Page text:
The internet of things holds many promises.
Per the OECD, IoT has the potential to impact “almost all major economic sectors: health, education, agriculture, transportation, manufacturing, [and] electric grids” through a combination of network connectivity, widespread sensor placement, big data analysis, and machine learning.
In its broadest sense IoT describes every device connected to the internet, but more specifically refers to those that can talk to one another. Security cameras, thermostats, fridges, and light bulbs have all come online in the last few years, but the industry perhaps most ripe for an IoT revolution is, fittingly, first in the list above: healthcare.
This potential transformation comes not a moment too soon, with an aging and increasingly unhealthy population straining our current system to breaking point, and debates about staffing levels insufficient to combat these macro trends.
Changes in healthcare delivery, however, necessarily bring serious cybersecurity and privacy concerns that lawmakers, NHS Trusts, hospitals, and device makers will need to grapple with in order to realise this promise at any meaningful scale.
Ask your doctor if the internet of things is right for you
Imagine an ambulance that can analyse a patient’s condition on the way to the hospital. A smartwatch app that monitors for depression. Pills that transmit data to your smartphone, and remind you when you forget to take them. Scales that measure your cardiovascular health.
If you haven’t paid attention to the healthcare tech space in the past few years, you could be forgiven for assuming we were still in the realm of science fiction, but though Takeda Pharmaceuticals’ Apple Watch app is still being trialled, everything else is available right now.
And we’re barely scratching the surface.
IoT, and the artificial intelligence and machine learning behind it, has the potential to radically reduce doctor and nurse time spent on routine reviews or collecting basic data from patients. Free from this lower-skilled drudgery, doctors will be able to spend more time on the treatment areas where they can make the most difference, and on patient interaction.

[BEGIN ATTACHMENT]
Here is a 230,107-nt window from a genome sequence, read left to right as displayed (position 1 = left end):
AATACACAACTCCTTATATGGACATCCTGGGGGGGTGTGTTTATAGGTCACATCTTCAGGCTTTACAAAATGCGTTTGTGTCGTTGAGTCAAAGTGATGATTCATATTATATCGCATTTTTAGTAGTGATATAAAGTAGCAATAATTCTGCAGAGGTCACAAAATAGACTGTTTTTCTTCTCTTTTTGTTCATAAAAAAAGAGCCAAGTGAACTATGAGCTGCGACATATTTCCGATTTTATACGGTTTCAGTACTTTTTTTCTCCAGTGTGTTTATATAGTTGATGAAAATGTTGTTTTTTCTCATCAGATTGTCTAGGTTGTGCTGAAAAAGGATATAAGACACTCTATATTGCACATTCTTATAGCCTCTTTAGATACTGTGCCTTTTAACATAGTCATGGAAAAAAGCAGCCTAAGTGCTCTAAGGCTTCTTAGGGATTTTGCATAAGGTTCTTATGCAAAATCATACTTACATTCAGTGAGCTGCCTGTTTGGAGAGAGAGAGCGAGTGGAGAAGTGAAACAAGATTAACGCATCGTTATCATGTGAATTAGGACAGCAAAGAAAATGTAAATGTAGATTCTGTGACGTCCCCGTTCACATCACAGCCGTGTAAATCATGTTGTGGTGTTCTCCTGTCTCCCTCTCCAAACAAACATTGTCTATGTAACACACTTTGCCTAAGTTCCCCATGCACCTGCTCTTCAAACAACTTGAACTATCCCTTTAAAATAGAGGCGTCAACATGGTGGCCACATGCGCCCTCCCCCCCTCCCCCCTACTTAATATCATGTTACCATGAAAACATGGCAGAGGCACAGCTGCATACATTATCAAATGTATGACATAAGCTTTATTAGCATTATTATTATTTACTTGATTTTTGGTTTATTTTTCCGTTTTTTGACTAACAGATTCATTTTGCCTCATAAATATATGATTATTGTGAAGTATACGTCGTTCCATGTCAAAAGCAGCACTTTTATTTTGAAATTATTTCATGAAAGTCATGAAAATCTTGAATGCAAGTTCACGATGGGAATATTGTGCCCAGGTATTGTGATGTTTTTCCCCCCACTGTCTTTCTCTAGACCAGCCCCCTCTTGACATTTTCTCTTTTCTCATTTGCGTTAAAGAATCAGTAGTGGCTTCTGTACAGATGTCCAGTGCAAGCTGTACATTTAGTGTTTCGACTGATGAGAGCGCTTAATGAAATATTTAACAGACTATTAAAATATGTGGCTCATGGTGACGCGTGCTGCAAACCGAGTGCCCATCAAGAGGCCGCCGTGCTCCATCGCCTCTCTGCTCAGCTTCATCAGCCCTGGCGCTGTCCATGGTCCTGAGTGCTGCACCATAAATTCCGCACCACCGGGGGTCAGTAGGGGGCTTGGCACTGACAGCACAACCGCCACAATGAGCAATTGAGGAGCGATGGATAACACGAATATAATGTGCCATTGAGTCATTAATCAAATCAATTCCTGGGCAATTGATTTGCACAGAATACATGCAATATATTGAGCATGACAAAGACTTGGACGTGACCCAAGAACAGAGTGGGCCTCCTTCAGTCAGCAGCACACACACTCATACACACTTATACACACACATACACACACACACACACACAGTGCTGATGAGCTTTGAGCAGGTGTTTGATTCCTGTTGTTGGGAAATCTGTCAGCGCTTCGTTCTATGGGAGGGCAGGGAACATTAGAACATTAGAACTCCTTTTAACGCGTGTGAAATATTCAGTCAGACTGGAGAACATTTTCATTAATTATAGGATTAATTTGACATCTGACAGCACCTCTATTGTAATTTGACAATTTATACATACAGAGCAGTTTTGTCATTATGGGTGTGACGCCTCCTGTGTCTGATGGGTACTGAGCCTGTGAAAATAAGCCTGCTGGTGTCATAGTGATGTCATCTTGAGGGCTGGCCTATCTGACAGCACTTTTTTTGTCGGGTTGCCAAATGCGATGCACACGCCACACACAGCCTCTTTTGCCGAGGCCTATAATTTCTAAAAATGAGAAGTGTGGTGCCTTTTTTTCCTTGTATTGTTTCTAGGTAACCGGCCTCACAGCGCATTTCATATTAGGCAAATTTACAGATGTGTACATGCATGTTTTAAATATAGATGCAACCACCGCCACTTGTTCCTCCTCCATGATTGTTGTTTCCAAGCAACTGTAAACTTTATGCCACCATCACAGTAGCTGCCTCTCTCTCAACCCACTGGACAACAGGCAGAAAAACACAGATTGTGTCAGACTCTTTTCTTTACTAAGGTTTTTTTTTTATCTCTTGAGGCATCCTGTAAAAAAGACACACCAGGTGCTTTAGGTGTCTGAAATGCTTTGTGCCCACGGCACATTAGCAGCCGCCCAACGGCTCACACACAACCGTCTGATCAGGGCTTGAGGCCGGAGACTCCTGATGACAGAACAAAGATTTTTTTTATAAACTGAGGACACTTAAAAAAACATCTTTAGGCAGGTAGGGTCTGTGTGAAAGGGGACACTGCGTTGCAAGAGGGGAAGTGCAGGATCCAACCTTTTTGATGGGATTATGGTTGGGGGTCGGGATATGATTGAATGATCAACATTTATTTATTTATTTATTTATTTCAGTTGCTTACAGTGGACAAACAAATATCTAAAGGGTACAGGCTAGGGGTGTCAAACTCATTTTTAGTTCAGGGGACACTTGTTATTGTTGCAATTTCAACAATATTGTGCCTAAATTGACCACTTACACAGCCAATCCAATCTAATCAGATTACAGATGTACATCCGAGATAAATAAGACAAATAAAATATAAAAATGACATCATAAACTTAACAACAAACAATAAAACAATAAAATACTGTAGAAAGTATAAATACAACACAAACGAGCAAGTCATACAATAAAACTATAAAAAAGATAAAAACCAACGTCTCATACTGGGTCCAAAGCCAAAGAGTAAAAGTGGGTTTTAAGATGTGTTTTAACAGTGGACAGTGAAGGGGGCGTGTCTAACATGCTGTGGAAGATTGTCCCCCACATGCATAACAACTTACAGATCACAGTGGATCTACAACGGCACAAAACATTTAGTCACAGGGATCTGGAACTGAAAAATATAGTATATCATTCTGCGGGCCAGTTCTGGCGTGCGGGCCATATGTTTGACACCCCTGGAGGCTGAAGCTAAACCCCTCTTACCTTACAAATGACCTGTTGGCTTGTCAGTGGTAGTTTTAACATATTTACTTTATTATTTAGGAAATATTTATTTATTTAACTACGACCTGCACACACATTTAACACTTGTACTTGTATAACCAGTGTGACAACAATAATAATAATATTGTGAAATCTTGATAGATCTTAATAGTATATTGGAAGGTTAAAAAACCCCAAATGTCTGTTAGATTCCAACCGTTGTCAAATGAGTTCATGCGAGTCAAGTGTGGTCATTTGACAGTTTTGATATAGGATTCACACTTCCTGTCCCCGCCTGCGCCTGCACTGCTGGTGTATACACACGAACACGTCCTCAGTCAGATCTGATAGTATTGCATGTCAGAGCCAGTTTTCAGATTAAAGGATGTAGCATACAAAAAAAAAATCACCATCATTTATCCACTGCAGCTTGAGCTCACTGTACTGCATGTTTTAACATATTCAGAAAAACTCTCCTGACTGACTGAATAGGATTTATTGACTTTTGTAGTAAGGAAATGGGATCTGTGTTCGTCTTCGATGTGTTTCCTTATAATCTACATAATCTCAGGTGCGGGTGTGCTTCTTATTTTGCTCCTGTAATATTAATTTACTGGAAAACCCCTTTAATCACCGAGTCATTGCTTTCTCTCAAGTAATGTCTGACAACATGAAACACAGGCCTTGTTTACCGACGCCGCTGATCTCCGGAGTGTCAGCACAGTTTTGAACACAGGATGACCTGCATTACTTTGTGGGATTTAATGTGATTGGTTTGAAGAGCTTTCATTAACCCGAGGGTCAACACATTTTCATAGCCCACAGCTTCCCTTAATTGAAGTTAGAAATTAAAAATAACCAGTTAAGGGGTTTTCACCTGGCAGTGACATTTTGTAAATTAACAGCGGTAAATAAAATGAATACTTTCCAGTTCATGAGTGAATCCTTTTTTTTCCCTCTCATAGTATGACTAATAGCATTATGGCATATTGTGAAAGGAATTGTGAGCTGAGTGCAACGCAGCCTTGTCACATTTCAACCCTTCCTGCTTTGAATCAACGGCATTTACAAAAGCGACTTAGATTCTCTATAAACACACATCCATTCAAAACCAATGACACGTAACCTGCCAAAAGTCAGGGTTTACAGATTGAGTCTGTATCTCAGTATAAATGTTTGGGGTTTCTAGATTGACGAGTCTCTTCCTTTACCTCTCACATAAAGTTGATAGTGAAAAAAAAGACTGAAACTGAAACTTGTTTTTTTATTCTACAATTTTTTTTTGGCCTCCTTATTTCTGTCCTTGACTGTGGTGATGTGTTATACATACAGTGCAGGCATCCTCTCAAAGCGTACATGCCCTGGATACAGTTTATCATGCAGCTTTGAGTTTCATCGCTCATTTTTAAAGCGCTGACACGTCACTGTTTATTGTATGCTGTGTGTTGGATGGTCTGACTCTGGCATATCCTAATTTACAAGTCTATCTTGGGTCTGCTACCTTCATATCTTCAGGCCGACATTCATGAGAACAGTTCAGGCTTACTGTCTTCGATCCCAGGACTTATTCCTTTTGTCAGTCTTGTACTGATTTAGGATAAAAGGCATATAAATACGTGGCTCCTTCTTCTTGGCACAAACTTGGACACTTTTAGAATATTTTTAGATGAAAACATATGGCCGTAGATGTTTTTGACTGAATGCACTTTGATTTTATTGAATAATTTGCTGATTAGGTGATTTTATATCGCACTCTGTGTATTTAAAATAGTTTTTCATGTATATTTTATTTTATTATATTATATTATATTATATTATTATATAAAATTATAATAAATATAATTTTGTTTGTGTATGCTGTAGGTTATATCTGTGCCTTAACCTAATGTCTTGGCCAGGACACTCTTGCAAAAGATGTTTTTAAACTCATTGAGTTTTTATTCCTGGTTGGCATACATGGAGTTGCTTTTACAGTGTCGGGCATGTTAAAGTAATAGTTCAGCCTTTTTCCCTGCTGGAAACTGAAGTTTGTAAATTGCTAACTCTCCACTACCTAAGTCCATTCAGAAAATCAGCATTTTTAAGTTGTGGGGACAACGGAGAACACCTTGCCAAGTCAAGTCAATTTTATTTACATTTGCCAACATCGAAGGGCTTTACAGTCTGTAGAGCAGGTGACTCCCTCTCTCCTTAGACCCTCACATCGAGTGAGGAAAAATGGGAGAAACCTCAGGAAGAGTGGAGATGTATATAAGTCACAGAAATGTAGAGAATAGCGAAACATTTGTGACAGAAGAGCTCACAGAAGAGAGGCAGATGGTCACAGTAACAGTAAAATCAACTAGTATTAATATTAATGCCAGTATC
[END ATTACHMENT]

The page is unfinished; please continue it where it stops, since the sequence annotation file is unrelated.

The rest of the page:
Wearable and ingestible sensors will allow doctors to track patients’ adherence to treatment plans; to send reminders and personalise treatments; to monitor chronically-ill patients remotely and in real time, reducing the need for costly, time-intensive appointments.
Needless to say, the cost angle will be critical. Though the UK spent ‘only’ 9.9% of its gross domestic product (GDP) on healthcare in 2015, according to BMJ, this still amounts to north of £125 billion. IoT can play an important role in keeping this figure under control in the face of increasing demand.
But as much as IoT can improve care once we get to the hospital, equal promise lies in helping us avoid the doctor in the first place. Giving people the underlying data of their own health has the potential to be transformative, and to usher in a new era of personalised, holistic care.
Putting the patient in control helps them understand the impact of their lifestyle on their health – eat that chocolate bar and watch your insulin spike – and to adjust their behaviour accordingly before medical intervention becomes necessary. At the other end of the spectrum, an IoT device could alert you when you definitely do need to call the doctor, or even place the call itself in a pinch.
Another intriguing possibility lies in gamification: turning health and wellbeing into a video game-style challenge. As Pokémon Go took sofa-bound gamers on 10km walks to hatch eggs, and Uber keeps drivers on the road with in-app trophies, so too could connected medical devices help keep us active, eating well, and stress-free with the promise of virtual rewards; perhaps even turn keeping healthy into something approaching fun.
For all its potential benefits, it remains crucially important that cybersecurity concerns are addressed before IoT can, or should, become mainstream in healthcare
The OECD’s report highlights a 2015 incident in which “a security firm investigated a hospital information system where attackers exploited a vulnerability in a networked blood gas analyser to ultimately infect the entire hospital IT department’s workstations”. In short, IoT does not exist in isolation: every device connected to the internet is an additional point of vulnerability in the entire system. The recent WannaCry ransomware attack that crippled hospitals across the UK is another stark reminder of the importance of getting IoT cybersecurity right.